Japan, Spain to Make Team Debuts in Tokyo

The 2018 edition of the Japan Open will begin on Friday, April 28 and should be another exciting competition. This third leg of the FINA World Series looks to be more heavily attended than the China Open last weekend, and fans are in for some treats with nearly 20 nations in attendance.

The most exciting nations to watch for here will be Japan and Spain as they will finally give us a peak of some of their new team routines.

Japan only came to Paris to compete in the solo and duet events, and decided to not travel its full team this year. This weekend, the Japanese are entered in every event except the highlight and should unveil new technical and free team routines. They are the heavy favorites to sweep the competition in most events in the absence of Russia, China and their direct competitors Ukraine.

Spain has been training in Yamaguchi, Japan, for these last few days already, and is getting ready to show off its new technical team routine for the first time this year. The Spanish only competed in the free combination in Paris with an old routine, so it will be thrilling to see what new head coach Mayuko Fujiki has put together here for the technical event.

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Spain practicing its technical team deckwork during training camp in Yamaguchi. Photo by RFEN Aquatics (IG). 

The country is also entered in both mixed duets events, as well as in the technical duet where we will see Paula Ramirez and Sara Saldaña, who was the alternate last season, swim together for the first time. The new technical routine promises to be upbeat and dynamic, as it starts off with the song “Superbad” from James Brown. Of note, Ona Carbonell is not in Japan and is about to star on the TV show “Master Chef.”

Another nation that should challenge for the podium in the team events is France. The French will compete in everything but the free combination and mixed duets. They presented their new technical routine to the theme of “Cleopatra” already at the French Open in March and will look to improve on execution and scores, and do so despite the lack of direct competition from Greece and Belarus.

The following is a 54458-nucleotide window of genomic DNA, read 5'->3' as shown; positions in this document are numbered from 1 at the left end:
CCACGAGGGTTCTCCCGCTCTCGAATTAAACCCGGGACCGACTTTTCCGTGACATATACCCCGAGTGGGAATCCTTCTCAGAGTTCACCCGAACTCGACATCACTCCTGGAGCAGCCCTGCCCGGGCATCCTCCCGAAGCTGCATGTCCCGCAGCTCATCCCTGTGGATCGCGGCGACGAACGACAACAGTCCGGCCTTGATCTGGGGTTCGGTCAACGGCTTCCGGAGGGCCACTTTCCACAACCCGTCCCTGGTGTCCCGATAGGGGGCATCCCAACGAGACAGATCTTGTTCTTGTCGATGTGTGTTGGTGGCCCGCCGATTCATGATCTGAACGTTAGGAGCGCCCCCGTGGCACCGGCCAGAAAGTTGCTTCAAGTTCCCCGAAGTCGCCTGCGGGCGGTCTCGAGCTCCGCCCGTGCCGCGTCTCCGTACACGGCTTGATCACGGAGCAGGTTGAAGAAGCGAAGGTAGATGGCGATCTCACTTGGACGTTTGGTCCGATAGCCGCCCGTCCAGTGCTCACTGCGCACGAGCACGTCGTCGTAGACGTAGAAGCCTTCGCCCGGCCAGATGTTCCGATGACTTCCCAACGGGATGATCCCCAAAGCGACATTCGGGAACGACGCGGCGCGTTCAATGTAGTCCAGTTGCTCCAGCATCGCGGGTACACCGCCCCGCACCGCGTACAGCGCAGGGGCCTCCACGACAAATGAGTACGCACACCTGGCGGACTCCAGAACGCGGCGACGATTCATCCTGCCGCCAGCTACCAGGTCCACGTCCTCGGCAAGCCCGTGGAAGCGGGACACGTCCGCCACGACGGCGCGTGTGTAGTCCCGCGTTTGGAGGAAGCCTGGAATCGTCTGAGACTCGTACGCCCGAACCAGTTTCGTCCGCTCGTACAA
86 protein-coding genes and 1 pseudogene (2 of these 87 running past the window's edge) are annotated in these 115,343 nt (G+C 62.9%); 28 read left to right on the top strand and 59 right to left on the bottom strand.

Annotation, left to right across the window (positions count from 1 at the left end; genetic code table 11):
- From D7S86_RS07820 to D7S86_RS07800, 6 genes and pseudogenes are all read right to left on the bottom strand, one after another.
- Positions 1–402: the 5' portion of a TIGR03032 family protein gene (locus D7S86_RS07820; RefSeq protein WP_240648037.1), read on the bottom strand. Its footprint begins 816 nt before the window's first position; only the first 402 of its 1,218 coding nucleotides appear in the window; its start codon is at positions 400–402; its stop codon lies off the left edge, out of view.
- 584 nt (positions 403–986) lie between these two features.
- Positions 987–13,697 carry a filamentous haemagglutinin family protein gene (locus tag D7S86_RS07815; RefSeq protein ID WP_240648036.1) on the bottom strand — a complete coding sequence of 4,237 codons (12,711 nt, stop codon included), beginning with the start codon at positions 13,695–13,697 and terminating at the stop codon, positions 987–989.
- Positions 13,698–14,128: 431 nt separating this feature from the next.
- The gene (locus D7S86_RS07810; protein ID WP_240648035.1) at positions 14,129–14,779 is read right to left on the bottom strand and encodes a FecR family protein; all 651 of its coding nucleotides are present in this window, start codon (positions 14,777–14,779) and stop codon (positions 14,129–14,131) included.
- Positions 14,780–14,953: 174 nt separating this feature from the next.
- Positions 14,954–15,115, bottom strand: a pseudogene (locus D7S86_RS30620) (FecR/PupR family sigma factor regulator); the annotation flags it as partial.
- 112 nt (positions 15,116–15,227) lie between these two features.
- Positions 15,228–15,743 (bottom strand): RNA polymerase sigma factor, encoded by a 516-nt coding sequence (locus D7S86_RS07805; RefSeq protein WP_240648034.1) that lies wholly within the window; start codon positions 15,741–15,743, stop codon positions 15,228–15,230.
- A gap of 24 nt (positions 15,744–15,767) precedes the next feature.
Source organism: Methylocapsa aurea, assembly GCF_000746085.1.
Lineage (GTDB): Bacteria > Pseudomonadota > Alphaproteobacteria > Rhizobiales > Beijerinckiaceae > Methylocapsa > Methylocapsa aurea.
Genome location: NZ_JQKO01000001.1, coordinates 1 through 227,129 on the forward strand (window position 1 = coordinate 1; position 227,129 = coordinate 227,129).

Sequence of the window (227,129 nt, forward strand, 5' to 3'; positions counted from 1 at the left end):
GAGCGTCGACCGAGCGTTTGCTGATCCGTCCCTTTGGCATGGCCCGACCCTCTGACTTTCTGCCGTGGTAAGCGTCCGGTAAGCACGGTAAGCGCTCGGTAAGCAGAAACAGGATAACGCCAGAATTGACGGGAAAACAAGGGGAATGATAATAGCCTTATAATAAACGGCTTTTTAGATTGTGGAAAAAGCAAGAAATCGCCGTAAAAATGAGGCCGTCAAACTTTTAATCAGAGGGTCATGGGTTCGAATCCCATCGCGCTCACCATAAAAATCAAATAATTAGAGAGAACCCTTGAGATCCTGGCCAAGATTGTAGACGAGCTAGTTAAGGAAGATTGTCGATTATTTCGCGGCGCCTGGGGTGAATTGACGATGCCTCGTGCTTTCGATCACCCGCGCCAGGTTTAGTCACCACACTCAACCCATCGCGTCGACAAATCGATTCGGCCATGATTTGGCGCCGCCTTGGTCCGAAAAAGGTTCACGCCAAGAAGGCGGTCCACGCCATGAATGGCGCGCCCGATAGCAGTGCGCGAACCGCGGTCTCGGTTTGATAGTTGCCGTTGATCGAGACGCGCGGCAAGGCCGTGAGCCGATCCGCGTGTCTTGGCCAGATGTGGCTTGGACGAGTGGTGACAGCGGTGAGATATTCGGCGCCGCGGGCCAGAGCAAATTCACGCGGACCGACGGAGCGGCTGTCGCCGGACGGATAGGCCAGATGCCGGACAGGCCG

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Charlotte and Laura Tremble in Paris. Photo : FFN/P.PONGENTY

Just like in Paris, the duets of the Tremble twins, and of Maureen Jenkins and Eve Planeix will compete against each other for the Olympic spot, and we will hopefully start to see one duet demarcate itself from the other. Last month, Charlotte and Laura Tremble had the edge in technical duet, while Jenkins and Planeix were more dominant in the free duet event.

As expected at this early stage in the season and while the team events are depleted, the duet fields are packed. The pairs of Australia, Germany, Indonesia, Kazakhstan, Singapore, South Korea, Spain and Vietnam will make their season debuts, while the duets of Belarus, France, Greece, Italy, Japan, and the Netherland will be back out on the international stage for the first time since the French Open. The remaining pairs from Austria, Malaysia, Uzbekistan and the U.S. are fresh off competing at the China Open last weekend.

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Alvarez and Remati in Beijing. Photo: USA Synchro/ Immanuel Chan

In Beijing, the U.S. unveiled its new duet of 2016 Olympian Anita Alvarez and Ruby Remati. Remati, only 16 years old, held her own for her first major senior international competition, as she and Alvarez bronze in both technical and free duet events. It will however be interesting to see how this young pair measures up against such a deep duet field.

The mixed duet events will see Italy (Flamini/Minisini), Japan (Abe/Adachi) and Spain (Ferreras/Ribes) compete against one another.

You can find all the information, most importantly the schedule and how to watch, here.

Article by Christina Marmet
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